There was another malefactor to succeed, but the spectacle was so uncomfortable, that I was not able to stay the sight of another. It represented yet to me the intolerable sufferings which our Blessed Savior must needs undergo, when his body was hanging with all its weight upon the nails on the cross.
John Evelyn's Diary 20 March 1651
20 Mar 1651. I went this night with my wife (16) to a ball at the Marquis de Crevecœur's, where were divers princes, dukes, and great persons; but what appeared to me very mean was, that it began with a puppet-play.
John Evelyn's Diary May 1651
John Evelyn's Diary 06 May 1651
06 May 1651. I attended the ambassador to a masque at Court, where the French King in person danced five entries, but being engaged in discourse, and better entertained with one of the Queen-Regent's (49) secretaries, I soon left the entertainment.
John Evelyn's Diary 11 May 1651
11 May 1651. To the Palace Cardinal, where the Master of the Ceremonies placed me to see the royal masque, or opera. The first scene represented a chariot of singers composed of the rarest voices that could be procured, representing Cornaro and Temperance; this was overthrown by Bacchus and his revelers; the rest consisted of several entries and pageants of excess, by all the elements. A masque representing fire was admirable; then came a Venus out of the clouds. The conclusion was a heaven, whither all ascended. But the glory of the masque was the great persons performing in it, the French King, his brother the Duke of Anjou, with all the grandees of the Court, the King performing to the admiration of all. The music was twenty-nine violins, vested à l'antique, but the habits of the masquers were stupendously rich and glorious.
John Evelyn's Diary 23 May 1651
23 May 1651. I went to take leave of the ambassadors for Spain, which were my Lord Treasurer Cottington (72) and Sir Edward Hyde (42); and, as I returned, I visited Mr. Morine's garden, and his other rarities, especially corals, minerals, stones, and natural curiosities; crabs of the Red Sea, the body no bigger than a small bird's egg, but flatter, and the two legs, or claws, a foot in length. He had abundance of shells, at least 1,000 sorts, which furnished a cabinet of great price; and had a very curious collection of scarabees and insects, of which he was compiling a natural history. He had also the pictures of his choice flowers and plants in miniature. He told me there were 10,000 sorts of tulips only. He had taille-douces out of number; the head of the rhinoceros bird, which was very extravagant, and one butterfly resembling a perfect bird.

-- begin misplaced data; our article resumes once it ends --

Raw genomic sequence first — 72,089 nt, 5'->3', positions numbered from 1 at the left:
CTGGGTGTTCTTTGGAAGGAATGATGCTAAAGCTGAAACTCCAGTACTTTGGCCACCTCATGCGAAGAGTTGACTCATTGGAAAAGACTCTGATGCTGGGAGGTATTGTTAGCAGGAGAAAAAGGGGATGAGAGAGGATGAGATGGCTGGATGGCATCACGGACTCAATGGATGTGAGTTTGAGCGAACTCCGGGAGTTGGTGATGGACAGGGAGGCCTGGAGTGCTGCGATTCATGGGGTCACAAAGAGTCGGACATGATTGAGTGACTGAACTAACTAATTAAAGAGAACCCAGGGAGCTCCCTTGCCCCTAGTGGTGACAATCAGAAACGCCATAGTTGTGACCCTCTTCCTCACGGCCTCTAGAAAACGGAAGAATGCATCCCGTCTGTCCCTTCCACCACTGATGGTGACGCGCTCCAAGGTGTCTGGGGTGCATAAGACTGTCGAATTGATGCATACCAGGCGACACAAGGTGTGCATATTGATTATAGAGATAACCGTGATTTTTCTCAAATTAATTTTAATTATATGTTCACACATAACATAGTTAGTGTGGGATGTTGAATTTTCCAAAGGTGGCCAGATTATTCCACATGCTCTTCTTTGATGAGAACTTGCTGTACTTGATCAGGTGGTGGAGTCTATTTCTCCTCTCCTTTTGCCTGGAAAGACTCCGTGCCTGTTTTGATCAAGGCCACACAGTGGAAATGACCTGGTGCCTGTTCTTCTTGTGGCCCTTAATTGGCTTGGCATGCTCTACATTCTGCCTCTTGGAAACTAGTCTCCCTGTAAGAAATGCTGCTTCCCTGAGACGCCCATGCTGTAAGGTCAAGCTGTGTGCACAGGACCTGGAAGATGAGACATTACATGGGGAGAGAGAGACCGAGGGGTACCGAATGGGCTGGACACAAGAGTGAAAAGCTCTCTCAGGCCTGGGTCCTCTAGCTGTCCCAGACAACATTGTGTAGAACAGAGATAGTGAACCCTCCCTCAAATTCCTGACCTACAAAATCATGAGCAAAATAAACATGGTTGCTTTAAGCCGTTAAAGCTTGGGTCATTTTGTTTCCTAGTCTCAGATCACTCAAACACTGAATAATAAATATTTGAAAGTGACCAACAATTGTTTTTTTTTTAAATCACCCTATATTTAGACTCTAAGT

John Evelyn's Diary 25 May 1651
25 May 1651. I went to visit Mr. Thomas White, a learned priest and famous philosopher, author of the book "De Mundo", with whose worthy brother I was well acquainted at Rome. I was shown a cabinet of Maroquin, or Turkey leather, so curiously inlaid with other leather, and gilding, that the workman demanded for it 800 livres.
The Dean (of Peterborough) preached on the feast of Pentecost, perstringing those of Geneva for their irreverence of the Blessed Virgin.
John Evelyn's Diary June 1651
John Evelyn's Diary 04 June 1651
04 Jun 1651. Trinity Sunday, I was absent from church in the afternoon on a charitable affair for the Abbess of Bourcharvant, who but for me had been abused by that chemist, Du Menie. Returning, I stepped into the Grand Jesuits, who had this high day exposed their Cibarium, made all of solid gold and imagery, a piece of infinite cost. Dr. Croydon, coming out of Italy and from Padua, came to see me, on his return to England.